LACMA's kicking off its Director's Series talks this Saturday with a conversation between artist and filmmaker Tacita Dean and CEO and Wallis Annenberg Director Michael Govan.
The event opens with a screening of Manhattan Mouse Museum, a 16-minute film from 2011 about Pop artist Claes Oldenburg in his New York studio. The short film captures the artist's absorption in his collection of curios and art: he dusts knickknacks and tinkers with miniature versions of everyday items that have undoubtedly informed his own sculpture. Manhattan Mouse Museum quietly documents a brief passage of time as Oldenburg tends to his collection of wares. Dean's interest in the dimension of time is reflected in this film, as she captures the day-to-day life of an iconic artist who continues to create work well into his 80s.
Dean continues to commit to the medium of 16 mm film, despite the ubiquity of digital methods of filmmaking. Acknowledging the pervasiveness of digital filmmaking today, Dean embraces the continued use of photochemical film, especially in an environment where technological importance and efficiencies may render extinct more analogue and tactile modes of production. In support of her efforts, Dean founded savefilm.org, the campaign to protect photochemical film and increase awareness of its artistic rather than technological importance.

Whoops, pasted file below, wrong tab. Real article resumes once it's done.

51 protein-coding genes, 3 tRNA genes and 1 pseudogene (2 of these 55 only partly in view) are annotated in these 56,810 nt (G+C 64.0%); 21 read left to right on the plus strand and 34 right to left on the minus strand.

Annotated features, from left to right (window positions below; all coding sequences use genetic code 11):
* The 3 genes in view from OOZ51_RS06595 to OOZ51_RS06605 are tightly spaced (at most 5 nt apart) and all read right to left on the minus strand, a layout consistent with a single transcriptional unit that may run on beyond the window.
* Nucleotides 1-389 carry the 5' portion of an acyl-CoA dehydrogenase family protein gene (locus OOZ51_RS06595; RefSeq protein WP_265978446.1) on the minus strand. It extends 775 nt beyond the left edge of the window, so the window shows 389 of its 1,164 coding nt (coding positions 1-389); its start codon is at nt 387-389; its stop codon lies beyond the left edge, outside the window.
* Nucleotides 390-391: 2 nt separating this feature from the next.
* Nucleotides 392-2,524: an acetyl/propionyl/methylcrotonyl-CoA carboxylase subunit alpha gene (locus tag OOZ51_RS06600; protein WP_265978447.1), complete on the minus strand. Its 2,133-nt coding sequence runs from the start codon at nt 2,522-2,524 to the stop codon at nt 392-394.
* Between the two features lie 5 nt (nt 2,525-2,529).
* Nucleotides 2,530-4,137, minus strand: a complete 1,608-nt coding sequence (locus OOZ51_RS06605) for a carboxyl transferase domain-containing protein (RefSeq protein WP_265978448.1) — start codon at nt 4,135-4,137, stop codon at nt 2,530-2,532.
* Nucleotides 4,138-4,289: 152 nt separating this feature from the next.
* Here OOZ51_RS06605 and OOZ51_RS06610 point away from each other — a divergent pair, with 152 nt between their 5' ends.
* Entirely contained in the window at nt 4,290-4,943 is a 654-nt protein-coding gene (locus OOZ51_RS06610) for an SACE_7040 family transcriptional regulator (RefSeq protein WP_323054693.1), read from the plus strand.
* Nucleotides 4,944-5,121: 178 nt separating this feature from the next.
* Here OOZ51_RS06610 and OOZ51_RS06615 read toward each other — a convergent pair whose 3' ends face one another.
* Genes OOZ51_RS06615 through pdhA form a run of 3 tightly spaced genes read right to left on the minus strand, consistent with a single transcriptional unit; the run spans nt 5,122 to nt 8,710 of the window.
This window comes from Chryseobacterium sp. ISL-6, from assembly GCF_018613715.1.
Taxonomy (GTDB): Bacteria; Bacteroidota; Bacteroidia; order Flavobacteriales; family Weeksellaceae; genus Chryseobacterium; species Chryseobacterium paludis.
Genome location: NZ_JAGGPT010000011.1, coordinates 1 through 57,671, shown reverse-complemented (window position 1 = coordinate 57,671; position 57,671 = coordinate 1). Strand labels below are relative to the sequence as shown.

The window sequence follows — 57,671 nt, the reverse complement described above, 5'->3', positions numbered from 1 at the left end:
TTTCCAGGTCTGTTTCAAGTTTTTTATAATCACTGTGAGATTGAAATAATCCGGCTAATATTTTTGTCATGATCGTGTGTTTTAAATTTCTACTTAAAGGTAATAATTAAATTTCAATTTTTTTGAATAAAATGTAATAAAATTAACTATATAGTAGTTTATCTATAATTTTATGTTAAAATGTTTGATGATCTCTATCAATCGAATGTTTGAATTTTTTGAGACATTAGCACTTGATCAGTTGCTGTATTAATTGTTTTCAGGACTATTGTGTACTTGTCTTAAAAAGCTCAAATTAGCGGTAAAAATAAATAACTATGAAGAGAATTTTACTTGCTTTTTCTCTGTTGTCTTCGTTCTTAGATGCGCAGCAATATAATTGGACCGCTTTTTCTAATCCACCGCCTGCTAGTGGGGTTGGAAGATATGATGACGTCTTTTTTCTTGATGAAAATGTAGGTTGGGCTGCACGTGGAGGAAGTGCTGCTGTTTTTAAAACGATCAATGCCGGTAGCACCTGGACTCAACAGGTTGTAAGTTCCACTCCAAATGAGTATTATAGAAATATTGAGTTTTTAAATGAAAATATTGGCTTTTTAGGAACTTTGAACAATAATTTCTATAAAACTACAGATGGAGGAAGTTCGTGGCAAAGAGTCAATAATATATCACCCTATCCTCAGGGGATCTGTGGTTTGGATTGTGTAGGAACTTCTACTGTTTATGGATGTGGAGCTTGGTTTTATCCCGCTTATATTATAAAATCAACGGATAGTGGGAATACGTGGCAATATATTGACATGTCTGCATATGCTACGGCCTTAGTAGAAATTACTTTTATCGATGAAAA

In 2011, Dean created FILM for the Tate Modern's Turbine Hall. As a follow up to FILM , Dean's 2013 work, JG (the initials of the author J. G. Ballard, with whom Dean corresponded), was filmed in 35 mm on location in Utah and central California using aperture gate masking, a technique that Dean herself pioneered and used for FILM. The method allows for various shapes to be rendered on a singular frame, making possible the frame's ability to document the passage of time and space (the result of the physical film going through the camera numerous times). Stretching the possibilities of 35 mm by combining effects of the hand, JG is a work that could only have been produced with the tactility of such a medium.
In addition to discussing JG, Dean will also touch upon her interests in land art, time, the desert, and her commitment to the medium and technology of film. Free and open to the public, the Director's Series conversation does require a ticket: reserve online or call 323 857-6010.